I talk to a LOT of people on a weekly basis about online marketing and publishing, and certain commonalities begin to reveal themselves.
Many of my clients, even though they are blog post READERS, are very intimidated by the idea of being blog post WRITERS. Or even having a blog, because of the fear that the comments section will degenerate into a flame war free-for-all like CNN.
I’m here to disabuse you of several misconceptions.
Misconception #1: The word “blog” is magical and scary.
No. The fact is, millions of people around the world read blog posts, without even thinking about the fact that they are reading them on a “blog.”
(A blog is the whole thing. A post is a single article. So you don’t “write a blog,” you “write a POST to put ON your blog,” but I digress.)
There are a few of us out here who follow entire “blogs,” for fun and profit. For years I avidly followed (and still recommend) Copyblogger. I also follow my friend and client Jay Fleischman’s blog at LegalPracticePro. Anything that guy writes, I’m going to want to read.
But that’s rare. Most of us do a Google search for some information, and we find an “article” about the topic, which we read. If the writer is clever, they’ll find ways with design and content to keep us reading MORE – but usually, we’re not thinking of ourselves as “blog readers.” We are “information seekers,” and a vast majority of that information lives in a format known as a “blog post.”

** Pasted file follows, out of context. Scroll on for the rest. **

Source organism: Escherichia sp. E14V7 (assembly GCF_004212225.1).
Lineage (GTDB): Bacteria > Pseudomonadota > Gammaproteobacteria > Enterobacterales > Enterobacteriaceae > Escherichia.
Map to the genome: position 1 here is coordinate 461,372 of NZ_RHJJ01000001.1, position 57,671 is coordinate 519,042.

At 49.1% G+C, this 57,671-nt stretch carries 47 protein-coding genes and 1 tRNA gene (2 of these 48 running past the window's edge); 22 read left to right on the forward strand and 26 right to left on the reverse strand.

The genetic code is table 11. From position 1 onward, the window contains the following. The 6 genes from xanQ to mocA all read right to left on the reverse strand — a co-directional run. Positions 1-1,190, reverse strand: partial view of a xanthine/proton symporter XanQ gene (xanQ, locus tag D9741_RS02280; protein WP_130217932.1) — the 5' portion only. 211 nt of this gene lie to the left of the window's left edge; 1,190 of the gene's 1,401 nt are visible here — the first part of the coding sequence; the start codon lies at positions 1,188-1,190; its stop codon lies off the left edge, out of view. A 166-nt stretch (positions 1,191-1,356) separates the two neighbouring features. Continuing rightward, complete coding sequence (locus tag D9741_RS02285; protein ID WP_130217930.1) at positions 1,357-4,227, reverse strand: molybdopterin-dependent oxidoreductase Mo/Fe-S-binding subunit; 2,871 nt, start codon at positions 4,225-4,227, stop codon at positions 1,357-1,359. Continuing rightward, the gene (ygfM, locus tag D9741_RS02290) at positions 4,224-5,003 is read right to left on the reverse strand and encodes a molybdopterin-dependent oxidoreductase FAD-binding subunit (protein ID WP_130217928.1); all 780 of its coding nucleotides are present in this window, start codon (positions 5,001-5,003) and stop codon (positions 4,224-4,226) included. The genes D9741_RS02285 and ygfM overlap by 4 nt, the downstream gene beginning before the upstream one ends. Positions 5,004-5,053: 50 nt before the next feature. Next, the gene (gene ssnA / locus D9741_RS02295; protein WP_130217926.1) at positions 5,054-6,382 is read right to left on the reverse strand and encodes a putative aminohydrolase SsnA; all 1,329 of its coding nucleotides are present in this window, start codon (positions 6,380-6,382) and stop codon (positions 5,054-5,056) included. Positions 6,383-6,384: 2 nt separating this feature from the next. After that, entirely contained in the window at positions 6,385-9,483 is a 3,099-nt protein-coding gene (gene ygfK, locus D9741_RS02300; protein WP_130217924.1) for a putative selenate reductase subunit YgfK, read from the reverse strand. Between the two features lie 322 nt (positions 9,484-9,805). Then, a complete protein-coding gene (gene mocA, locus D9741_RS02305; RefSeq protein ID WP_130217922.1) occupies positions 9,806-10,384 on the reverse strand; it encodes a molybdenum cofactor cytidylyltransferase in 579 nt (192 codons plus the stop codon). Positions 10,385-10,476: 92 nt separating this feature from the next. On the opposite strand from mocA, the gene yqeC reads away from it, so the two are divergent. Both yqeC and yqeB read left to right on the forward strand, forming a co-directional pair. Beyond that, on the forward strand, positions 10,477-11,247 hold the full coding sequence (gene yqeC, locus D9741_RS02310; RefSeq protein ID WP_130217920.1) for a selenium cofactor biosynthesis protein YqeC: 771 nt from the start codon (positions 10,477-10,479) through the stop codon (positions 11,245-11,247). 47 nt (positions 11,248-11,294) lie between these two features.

Misconception #2: If I have a blog, I’ll be buried in comments to moderate.
We all WISH that were the case. But the fact of the matter is, if you have a B2B or B2C website, odds are it’s not going to be a hotbed of animated discussion, like a news, tech, or even humor site would be. Ninety-nine percent of commenters are going to be spammers looking to drop a backlink onto thousands of websites like yours.
For that reason, most of the time? We don’t even keep comments open on our client’s blogs. They’re just too much of a headache. Instead, we encourage readers to comment on the socials – Facebook, Twitter, LinkedIn. For the most part, content “discussions” have moved from individual blogs to social media.
The reason? If you comment on an individual blog post, most of your friends, influencers, and colleagues will never see it. You’re a tree falling in the forest with no one to hear it. But if you share it on the socials, the people YOU care about sharing the information with, along with, occasionally, your opinion on it, will see it. So most blog comments are now just spam bait.
We work with our clients to make sure they get the most out of their content – and that’s usually not happening with comments.
Misconception #3: I’ll have no idea what to write on a “blog.”
Do you know what we call the blog on most websites we design? We call it “Articles.”
The reason we do this is because you can have a “blog” about your dog, or your garden patch, or your stamp collection. But professionals, like you and me? We publish ARTICLES.
We publish articles in professional journals, local news outlets, et cetera, and all a blog is is an online publishing platform RIGHT THERE ON YOUR WEBSITE, with your contact info and “why you should now hire me because I’m so expertly” pitch.
So anything you’d publish in a journal to contribute to someone ELSE’S content – INCLUDING those questions you’re answering over on Avvo – should be going on YOUR blog. Actually, if it’s a journal article, it can probably be broken into half a dozen blog posts.
Your blog can replace your “monthly newsletter,” that thing that hangs over your head and only actually goes out about twice a year. Because it’s EASY.
So. Ignore the fact that it’s this thing called a “blog.”
Write stuff that’s useful to your potential customers, clients, colleagues.
Tell the socials you published a thing.
That is all.